07/01/2015 8:14 AM IST | Updated 15/07/2016 8:24 AM IST

Mother's Down-Aging & Daughter's Speed-Aging

And gone are the days when a mother prided herself on being that authority figure. If she appears younger today, it is mainly because she has a younger outlook, not simply because she looks young!

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AGRA, INDIA - DECEMBER 01: Mother and her little daughter at the famous indian sightseeing point Taj Mahal on December 01, 2012 in Agra, Uttar Pradesh, India. The UNESCO World Heritage and mausoleum Taj Mahal was built from 1632-1653 by Mogul emperor Shah Jahan in memory of his wife Mumtaz Mahal. (Photo by EyesWideOpen/Getty Images)

They looked like sisters. If I hadn't known that the one is my sister and the other my niece, I could have been fooled. Both were wearing jeans and tops, had stylishly cut short hair, dark glasses and ice cream cones in their hands!

As I watched them approach me, I thought how mothers today look younger... no, are younger! And young girls today are growing up faster, catching up with their mothers....

All around me I see mothers and daughters dressing similarly, often in the same size of clothes! I see mothers enjoying 'kiddie' foods like candy floss and daughters staidly opting for salads. I see 40-something mothers adopting new technology tools almost as quickly as their teenage daughters! And passing the book they've finished reading, to their daughters.

I see daughters graduating quickly from the childish 'dress-up' games, trying on their mothers' heels, to young women who raid their mothers' wardrobes for tops and scarves! I see them share reading materials with their mothers, and fashion tips, cosmetics, jewellery, and diet plans. I see many of them adopting mothers as their role models--more so among those who have working mothers--especially as they grow into their teens and start wondering about career choices.

It's not about patterning themselves on their mothers as clones; it's about patterning themselves on their mothers quite judiciously. So it is that a friend's daughter shares her mother's T-shirts, but not her saris, goes to salsa dance classes rather than the gym her mother frequents! But she shares her mother's interest in social causes, and though she believes these are best served through entrepreneurial work, not charity, she often accompanies her mother to her 'Teach for India' sessions.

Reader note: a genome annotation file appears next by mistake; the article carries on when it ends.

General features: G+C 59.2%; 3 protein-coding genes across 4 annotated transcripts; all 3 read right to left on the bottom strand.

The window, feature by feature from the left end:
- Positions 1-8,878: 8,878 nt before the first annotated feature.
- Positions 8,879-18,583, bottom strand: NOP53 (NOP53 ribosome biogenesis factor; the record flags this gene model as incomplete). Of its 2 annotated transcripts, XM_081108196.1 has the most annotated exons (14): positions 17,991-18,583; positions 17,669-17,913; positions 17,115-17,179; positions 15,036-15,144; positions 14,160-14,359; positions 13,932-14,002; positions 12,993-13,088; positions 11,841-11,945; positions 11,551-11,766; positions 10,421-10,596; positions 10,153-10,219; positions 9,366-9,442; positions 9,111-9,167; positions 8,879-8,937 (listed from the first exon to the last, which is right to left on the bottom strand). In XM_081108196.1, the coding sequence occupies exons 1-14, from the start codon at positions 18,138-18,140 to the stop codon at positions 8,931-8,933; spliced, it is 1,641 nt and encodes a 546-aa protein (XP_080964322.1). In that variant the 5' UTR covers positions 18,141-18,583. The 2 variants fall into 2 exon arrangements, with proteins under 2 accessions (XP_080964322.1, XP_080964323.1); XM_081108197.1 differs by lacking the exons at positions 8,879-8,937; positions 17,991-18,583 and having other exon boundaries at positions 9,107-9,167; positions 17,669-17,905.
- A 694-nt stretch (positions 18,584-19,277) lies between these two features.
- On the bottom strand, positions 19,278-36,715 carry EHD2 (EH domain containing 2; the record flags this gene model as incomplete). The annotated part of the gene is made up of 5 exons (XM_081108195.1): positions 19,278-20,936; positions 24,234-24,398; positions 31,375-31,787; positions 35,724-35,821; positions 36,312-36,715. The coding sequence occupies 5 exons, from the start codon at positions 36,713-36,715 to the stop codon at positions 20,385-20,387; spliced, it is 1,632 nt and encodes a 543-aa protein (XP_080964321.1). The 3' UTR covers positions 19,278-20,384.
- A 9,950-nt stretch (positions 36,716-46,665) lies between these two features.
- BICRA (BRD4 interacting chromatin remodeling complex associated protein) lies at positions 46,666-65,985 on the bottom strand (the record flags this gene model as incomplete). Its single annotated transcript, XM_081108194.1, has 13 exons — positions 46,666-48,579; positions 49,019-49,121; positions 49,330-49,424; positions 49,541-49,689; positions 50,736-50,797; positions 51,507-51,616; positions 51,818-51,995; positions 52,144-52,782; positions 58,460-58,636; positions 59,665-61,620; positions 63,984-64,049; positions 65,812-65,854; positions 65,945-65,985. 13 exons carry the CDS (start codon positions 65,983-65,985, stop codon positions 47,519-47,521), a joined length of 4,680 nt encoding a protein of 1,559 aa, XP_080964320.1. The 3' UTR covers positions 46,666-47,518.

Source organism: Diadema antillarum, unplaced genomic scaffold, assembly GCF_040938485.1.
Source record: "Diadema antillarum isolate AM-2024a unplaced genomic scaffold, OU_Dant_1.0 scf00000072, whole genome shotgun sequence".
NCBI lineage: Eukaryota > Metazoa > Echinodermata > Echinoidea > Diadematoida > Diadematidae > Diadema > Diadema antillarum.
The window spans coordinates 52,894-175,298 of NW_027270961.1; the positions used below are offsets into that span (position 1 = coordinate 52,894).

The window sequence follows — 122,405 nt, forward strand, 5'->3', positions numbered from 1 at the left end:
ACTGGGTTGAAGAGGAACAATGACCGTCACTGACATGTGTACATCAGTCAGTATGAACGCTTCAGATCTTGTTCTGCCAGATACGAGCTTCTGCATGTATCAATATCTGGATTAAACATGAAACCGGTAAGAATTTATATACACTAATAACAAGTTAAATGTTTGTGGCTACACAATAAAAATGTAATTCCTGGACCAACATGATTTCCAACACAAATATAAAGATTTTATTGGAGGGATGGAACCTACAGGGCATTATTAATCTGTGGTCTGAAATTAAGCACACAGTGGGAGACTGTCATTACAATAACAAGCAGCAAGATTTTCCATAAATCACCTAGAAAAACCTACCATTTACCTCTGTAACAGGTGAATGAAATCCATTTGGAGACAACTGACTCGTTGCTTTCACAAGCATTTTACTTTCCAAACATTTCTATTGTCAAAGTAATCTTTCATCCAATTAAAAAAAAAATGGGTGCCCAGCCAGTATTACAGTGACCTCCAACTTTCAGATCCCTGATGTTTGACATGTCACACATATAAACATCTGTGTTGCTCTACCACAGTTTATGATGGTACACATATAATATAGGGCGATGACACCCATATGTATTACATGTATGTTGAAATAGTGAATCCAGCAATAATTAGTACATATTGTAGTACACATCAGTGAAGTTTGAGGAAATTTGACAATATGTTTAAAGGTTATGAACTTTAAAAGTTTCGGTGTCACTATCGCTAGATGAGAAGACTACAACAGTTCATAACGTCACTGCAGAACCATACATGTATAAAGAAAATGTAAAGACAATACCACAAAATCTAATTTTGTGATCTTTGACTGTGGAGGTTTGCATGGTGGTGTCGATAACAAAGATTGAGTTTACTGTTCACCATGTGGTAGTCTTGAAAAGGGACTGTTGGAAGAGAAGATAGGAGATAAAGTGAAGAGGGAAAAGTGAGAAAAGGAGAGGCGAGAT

I see mothers and daughters bonding, more like friends than in hierarchical relationships, out at restaurants, at movies, shopping at malls, exercising at yoga centres and at gyms, jogging along Mumbai's Marine Drive. They talk about the movies they like and the ones they don't, the books they have read --and dare to argue without self-consciousness over the parenting role.

Gone are the days when daughters were so much in awe of their mothers that they hesitated to talk to her about their fears and other feelings. Gone are the days of the adored mother in Little Women and even of Rahel and Ammu and their fraught, authority-centric relationship in The God of Small Things.

And gone are the days when a mother prided herself on being that authority figure. If she appears younger today, it is mainly because she has a younger outlook, not simply because she looks young! She is open to new ideas; she goes beyond the classics to read new literature and news magazines; she remembers what it was like to be a teen and empathises with her daughter as she deals with teenage issues.

Mothers are younger because they remain approachable, allow themselves to be vulnerable, to allow children to question them.

My daughter doesn't hesitate to question my opinions on various political and social news; we read the same newspapers and magazines, and discussions at breakfast or around the dining table are endless, often heated. She has an opinion on my judgement on many issues--social and personal. Her opinions and questions often make me think and rethink. I value that.

There's a freshness in her ideas that helps me to keep my thinking energised too. It keeps me in touch with the younger generation and its new ideas and creativity.

But, equally--or perhaps more--importantly, it helps me remember what it was like to be a teen myself. How the overconfidence with which I voiced opinions was so often a cover for deep uncertainties. That helps me to understand my daughter's feelings and to respond with respect.

That is when I realise that while we are friends, I am also the mother, the adult who has to be more responsible in this relationship.